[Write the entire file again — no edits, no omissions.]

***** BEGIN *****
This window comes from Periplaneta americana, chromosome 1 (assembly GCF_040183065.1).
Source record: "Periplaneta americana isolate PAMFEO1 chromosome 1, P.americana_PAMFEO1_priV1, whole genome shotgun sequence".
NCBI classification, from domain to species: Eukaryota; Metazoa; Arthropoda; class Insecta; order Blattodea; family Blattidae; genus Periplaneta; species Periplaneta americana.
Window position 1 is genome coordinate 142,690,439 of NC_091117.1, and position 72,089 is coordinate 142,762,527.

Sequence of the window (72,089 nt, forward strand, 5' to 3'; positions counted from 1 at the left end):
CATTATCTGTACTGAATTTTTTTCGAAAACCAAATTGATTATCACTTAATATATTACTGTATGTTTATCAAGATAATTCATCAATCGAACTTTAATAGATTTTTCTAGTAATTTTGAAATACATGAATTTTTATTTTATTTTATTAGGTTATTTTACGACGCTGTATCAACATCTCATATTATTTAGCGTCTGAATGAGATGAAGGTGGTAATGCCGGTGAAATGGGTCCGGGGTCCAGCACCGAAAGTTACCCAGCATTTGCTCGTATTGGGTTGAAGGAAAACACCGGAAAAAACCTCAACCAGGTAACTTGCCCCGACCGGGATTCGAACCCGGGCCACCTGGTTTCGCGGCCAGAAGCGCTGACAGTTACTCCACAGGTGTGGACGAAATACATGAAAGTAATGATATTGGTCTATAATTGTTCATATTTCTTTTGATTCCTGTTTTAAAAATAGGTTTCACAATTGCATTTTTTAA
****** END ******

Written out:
This window comes from Periplaneta americana, chromosome 1 (assembly GCF_040183065.1).
Source record: "Periplaneta americana isolate PAMFEO1 chromosome 1, P.americana_PAMFEO1_priV1, whole genome shotgun sequence".
NCBI classification, from domain to species: Eukaryota; Metazoa; Arthropoda; class Insecta; order Blattodea; family Blattidae; genus Periplaneta; species Periplaneta americana.
Window position 1 is genome coordinate 142,690,439 of NC_091117.1, and position 72,089 is coordinate 142,762,527.

Sequence of the window (72,089 nt, forward strand, 5' to 3'; positions counted from 1 at the left end):
CATTATCTGTACTGAATTTTTTTCGAAAACCAAATTGATTATCACTTAATATATTACTGTATGTTTATCAAGATAATTCATCAATCGAACTTTAATAGATTTTTCTAGTAATTTTGAAATACATGAATTTTTATTTTATTTTATTAGGTTATTTTACGACGCTGTATCAACATCTCATATTATTTAGCGTCTGAATGAGATGAAGGTGGTAATGCCGGTGAAATGGGTCCGGGGTCCAGCACCGAAAGTTACCCAGCATTTGCTCGTATTGGGTTGAAGGAAAACACCGGAAAAAACCTCAACCAGGTAACTTGCCCCGACCGGGATTCGAACCCGGGCCACCTGGTTTCGCGGCCAGAAGCGCTGACAGTTACTCCACAGGTGTGGACGAAATACATGAAAGTAATGATATTGGTCTATAATTGTTCATATTTCTTTTGATTCCTGTTTTAAAAATAGGTTTCACAATTGCATTTTTTAA